Kendra Steiner Editions

May 11, 2017

FLYTE (Gene Clark & Chris Hillman), Live In Los Angeles, 1982

Filed under: Uncategorized — kendrasteinereditions @ 7:49 pm

FLYTE (Gene Clark & Chris Hillman)

Live in Los Angeles, 1982

Keyhole Records (UK), 2-cd set

flyte

These recordings have been circulating on Byrds-oriented websites for years, but if you’d like a physical copy that’s attractive and convenient and relatively cheap (under ten dollars), here it is….a grey-market, protection-gap UK release which looks suspiciously like it’s from the some people who do unauthorized compilations of 60’s obscure 45’s which I sometimes review. However, I’ve played both these discs at least ten times since getting this album 4 or 5 months ago, so I’d like to mention it as a number of you would love this as much as I do.

To put this band into perspective, this is Chris Hillman after the breakup of the McGuinn-Clark-Hillman band….and Gene Clark before his Firebyrd album, and one can hear elements of each of those items here. However, this is a bluegrass-based band—-essentially Chris Hillman and his long-time musical partner Herb Pedersen with Al Perkins and the added presence of Gene Clark. There is a Flying Burrito Brothers element here too, but imagine a bluegrass Burritos as opposed to a country Burritos.

Recorded at the Palomino in North Hollywood (according to knowledgeable people, on December 18, 1982, when the band was opening for Emmylou Harris), we have here two sets by the band–the first set contains two songs unique to it, and those two songs are stunners: Dylan’s Mr. Tambourine Man, which pre-figures Gene’s version of it on the Firebyrd album, and a beautiful and moving version of Gordon Lightfoot’s If You Could Read My Mind, sung by Gene, who states that it’s one of his all-time favorite songs. Based on this performance, I can hear why.  Clark fans need to hear this version. The second set concludes with a song not on the first set, One Hundred Years From Now. The shows are taken from an FM broadcast and bring back the days when one could tune in to a local FM station and hear shows from local clubs, settle back with a glass of wine, and be transported to the club while in your own apartment. I used to be able to hear a number of these in the Denver of the 1970’s.

I tend to listen to this album in the evening, while winding down from the day, and it’s like a comfortable visit from an old downhome friend. It should probably be mentioned that Chris Hillman and Herb Pedersen are the dominant musical forces in this band, with the added harmonizing (and a few solo vocals) from Gene Clark, which of course add an intriguing depth to the pieces. These performances are informal and relaxed, just the way you’d want them to be.

Chris Hillman, unfortunately, tends to be taken for granted nowadays by many. Gene Clark has finally been getting a lot of acclaim since his death, and there’s probably more Gene Clark available now than at any time during the man’s lifetime. Chris Hillman is still active, and if you consider that his pre-Byrds Scottsville Squirrel Barkers LP was released in 1963, the man has had a 54-year recording career, and is surely one of the greatest country-rock pioneers alive today, still a fine performer who still puts out excellent music. His body of recorded work is much larger than you might suspect, unless you have been collecting his many albums (and appearances on others’ albums). He is in fine form here and clearly is enjoying himself and enjoying being in the presence of his fellow band members and friends. Also, by this time, his work had a sense of depth and gravitas and a lived-in quality that cannot be faked.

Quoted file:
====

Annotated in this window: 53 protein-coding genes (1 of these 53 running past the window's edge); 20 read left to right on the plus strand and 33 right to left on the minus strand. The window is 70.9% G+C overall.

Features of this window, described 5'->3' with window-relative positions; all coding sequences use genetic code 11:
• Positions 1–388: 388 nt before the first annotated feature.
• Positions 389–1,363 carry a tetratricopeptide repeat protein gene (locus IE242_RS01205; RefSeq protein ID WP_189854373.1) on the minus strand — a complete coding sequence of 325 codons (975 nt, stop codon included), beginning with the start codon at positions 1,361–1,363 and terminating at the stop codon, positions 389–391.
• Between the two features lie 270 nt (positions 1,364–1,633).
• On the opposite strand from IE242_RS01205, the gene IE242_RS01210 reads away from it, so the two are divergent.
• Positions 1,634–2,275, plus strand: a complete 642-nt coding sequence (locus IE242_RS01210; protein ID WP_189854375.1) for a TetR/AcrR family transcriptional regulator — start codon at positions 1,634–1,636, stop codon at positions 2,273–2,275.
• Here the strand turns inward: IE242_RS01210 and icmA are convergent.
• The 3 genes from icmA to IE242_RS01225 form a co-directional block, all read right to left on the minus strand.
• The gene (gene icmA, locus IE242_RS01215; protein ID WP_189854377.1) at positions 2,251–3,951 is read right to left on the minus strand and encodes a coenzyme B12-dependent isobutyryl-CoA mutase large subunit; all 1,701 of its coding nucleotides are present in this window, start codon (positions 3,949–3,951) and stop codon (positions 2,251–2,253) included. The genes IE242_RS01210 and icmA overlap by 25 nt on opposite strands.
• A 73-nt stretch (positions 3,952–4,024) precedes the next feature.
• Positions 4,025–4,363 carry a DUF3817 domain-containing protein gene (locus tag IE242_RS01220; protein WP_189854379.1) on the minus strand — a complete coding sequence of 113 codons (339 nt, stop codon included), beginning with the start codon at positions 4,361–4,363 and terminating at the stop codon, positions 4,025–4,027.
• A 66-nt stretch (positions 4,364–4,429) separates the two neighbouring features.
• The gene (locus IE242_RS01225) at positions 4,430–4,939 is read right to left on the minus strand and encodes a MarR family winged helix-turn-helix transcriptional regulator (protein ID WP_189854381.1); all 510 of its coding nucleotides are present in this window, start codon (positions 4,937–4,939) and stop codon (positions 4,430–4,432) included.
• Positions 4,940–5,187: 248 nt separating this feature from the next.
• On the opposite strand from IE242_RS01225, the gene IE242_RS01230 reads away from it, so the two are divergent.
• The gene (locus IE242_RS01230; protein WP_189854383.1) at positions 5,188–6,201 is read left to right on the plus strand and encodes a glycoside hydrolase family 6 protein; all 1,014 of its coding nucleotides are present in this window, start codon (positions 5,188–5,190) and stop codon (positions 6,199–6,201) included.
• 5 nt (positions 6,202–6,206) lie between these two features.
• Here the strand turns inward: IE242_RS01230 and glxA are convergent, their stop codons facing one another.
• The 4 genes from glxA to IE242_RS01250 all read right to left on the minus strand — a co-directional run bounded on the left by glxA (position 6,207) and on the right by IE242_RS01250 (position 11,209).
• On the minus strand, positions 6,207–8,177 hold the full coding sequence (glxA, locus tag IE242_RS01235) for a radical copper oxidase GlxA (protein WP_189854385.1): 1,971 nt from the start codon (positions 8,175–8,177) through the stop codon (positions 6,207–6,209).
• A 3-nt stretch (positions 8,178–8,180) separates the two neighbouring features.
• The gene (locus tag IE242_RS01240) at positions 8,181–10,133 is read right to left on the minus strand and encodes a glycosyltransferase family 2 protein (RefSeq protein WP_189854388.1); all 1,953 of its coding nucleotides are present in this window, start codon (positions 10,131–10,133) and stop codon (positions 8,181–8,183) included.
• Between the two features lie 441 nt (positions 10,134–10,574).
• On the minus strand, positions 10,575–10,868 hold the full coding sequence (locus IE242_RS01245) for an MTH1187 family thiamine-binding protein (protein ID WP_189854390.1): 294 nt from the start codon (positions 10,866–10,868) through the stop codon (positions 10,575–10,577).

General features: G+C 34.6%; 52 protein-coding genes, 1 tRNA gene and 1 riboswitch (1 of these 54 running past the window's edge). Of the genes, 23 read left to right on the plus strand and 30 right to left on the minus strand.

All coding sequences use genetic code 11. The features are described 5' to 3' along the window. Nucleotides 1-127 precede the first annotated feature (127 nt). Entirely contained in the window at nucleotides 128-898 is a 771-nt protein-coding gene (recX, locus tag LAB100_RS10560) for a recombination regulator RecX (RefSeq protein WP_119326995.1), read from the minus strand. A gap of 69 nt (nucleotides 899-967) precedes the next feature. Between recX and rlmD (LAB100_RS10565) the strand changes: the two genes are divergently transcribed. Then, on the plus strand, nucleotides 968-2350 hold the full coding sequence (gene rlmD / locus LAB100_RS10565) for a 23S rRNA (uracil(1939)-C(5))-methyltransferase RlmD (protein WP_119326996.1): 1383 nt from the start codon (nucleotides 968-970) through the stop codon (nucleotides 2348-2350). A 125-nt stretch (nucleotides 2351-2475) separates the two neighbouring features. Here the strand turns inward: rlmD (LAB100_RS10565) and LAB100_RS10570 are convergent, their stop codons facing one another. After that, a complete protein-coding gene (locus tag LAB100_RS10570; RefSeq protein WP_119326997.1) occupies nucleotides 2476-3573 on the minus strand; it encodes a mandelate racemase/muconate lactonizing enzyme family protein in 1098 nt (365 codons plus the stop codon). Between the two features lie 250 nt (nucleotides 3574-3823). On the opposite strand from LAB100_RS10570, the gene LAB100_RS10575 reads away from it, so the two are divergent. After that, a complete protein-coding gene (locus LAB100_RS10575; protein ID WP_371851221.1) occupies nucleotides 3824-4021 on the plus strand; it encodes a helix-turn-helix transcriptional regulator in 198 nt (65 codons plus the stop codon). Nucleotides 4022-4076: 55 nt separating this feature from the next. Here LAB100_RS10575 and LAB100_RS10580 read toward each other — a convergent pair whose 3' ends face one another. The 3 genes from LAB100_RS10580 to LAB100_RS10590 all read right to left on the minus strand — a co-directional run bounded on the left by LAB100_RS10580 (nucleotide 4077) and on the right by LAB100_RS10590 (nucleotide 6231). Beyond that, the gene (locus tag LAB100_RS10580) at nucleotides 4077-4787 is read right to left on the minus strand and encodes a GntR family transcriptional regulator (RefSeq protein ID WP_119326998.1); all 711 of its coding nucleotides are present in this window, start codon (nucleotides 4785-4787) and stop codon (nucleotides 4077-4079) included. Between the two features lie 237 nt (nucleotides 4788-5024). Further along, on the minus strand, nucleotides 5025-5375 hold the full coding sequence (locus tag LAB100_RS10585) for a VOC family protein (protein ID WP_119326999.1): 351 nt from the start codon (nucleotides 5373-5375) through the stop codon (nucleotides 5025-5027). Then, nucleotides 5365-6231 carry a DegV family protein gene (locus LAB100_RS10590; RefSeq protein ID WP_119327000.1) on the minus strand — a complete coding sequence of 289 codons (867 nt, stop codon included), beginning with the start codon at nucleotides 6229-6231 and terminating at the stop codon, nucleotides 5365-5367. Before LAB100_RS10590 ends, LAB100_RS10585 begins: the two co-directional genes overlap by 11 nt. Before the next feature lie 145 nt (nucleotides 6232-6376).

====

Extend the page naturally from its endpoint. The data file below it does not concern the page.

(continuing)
Another selling point for this album is that bluegrass purists would probably NOT like it and would consider it country. I lived in rural Virginia for six years, in an area where bluegrass (or as it’s often called there “old-time-music”) was the indigenous music, and there is sometimes a very strict definition of the genre….and the revival bands who self-consciously in that vein do tend to respect those boundaries and content/style requirements. FLYTE do not.

As this is not an authorized album, feel free to download the same recordings at  http://bigozine2.com/roio/?p=1531  .

Early Set

  1. Tomorrow is a Long Time 2:02
  2. Still Feeling Blue 2:21
  3. Train Leaves Here This Morning 3:47
  4. Don’t Let Your Sweet Love Die 2:43
  5. Runnin’ the Roadblocks 3:12
  6. Easy Ride 2:48
  7. Wheels 3:42
  8. My Uncle 2:36
  9. If You Could Read My Mind 4:57
  10. Once More 3:52
  11. Mr Tambourine Man 5:44

Late Set

  1. Intro 0:11
  2. Tomorrow is a Long Time 3:02
  3. Still Feeling Blue 2:31
  4. Train Leaves Here This Morning 4:10
  5. Don’t Let Your Sweet Love Die 2:50
  6. Runnin’ the Roadblocks 3:16
  7. Easy Ride 3:00
  8. Wheels 3:43
  9. My Uncle 3:10
  10. Once More 3:26
  11. One Hundred Years 2:48

The perfect album to put on late at night, windows open, lights out and with a candle burning, on your second micro-brew or second bourbon. The music will take you to a good place….

Advertisements

Leave a Comment »

No comments yet.

RSS feed for comments on this post. TrackBack URI

Leave a Reply

Fill in your details below or click an icon to log in:

WordPress.com Logo

You are commenting using your WordPress.com account. Log Out / Change )

Twitter picture

You are commenting using your Twitter account. Log Out / Change )

Facebook photo

You are commenting using your Facebook account. Log Out / Change )

Google+ photo

You are commenting using your Google+ account. Log Out / Change )

Connecting to %s

Create a free website or blog at WordPress.com.

%d bloggers like this: